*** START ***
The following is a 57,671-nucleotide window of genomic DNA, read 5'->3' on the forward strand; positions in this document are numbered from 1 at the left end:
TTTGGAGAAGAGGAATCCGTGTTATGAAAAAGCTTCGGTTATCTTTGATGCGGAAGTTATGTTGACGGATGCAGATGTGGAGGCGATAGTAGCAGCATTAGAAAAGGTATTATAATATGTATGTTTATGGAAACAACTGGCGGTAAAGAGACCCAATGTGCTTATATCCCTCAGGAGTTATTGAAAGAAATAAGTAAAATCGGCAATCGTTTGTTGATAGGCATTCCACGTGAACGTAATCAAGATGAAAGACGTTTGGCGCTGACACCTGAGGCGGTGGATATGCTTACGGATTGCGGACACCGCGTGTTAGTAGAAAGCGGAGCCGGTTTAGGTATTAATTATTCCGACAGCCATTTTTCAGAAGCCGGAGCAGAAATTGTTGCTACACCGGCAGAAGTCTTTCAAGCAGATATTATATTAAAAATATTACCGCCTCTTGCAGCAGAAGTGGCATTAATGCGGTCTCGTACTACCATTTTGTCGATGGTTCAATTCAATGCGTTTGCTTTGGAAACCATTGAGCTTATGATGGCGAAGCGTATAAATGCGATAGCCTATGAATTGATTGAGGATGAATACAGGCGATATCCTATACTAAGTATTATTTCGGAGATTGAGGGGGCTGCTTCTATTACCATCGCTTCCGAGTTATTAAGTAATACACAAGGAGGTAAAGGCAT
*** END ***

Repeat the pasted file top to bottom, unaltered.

The following is a 57,671-nucleotide window of genomic DNA, read 5'->3' on the forward strand; positions in this document are numbered from 1 at the left end:
TTTGGAGAAGAGGAATCCGTGTTATGAAAAAGCTTCGGTTATCTTTGATGCGGAAGTTATGTTGACGGATGCAGATGTGGAGGCGATAGTAGCAGCATTAGAAAAGGTATTATAATATGTATGTTTATGGAAACAACTGGCGGTAAAGAGACCCAATGTGCTTATATCCCTCAGGAGTTATTGAAAGAAATAAGTAAAATCGGCAATCGTTTGTTGATAGGCATTCCACGTGAACGTAATCAAGATGAAAGACGTTTGGCGCTGACACCTGAGGCGGTGGATATGCTTACGGATTGCGGACACCGCGTGTTAGTAGAAAGCGGAGCCGGTTTAGGTATTAATTATTCCGACAGCCATTTTTCAGAAGCCGGAGCAGAAATTGTTGCTACACCGGCAGAAGTCTTTCAAGCAGATATTATATTAAAAATATTACCGCCTCTTGCAGCAGAAGTGGCATTAATGCGGTCTCGTACTACCATTTTGTCGATGGTTCAATTCAATGCGTTTGCTTTGGAAACCATTGAGCTTATGATGGCGAAGCGTATAAATGCGATAGCCTATGAATTGATTGAGGATGAATACAGGCGATATCCTATACTAAGTATTATTTCGGAGATTGAGGGGGCTGCTTCTATTACCATCGCTTCCGAGTTATTAAGTAATACACAAGGAGGTAAAGGCAT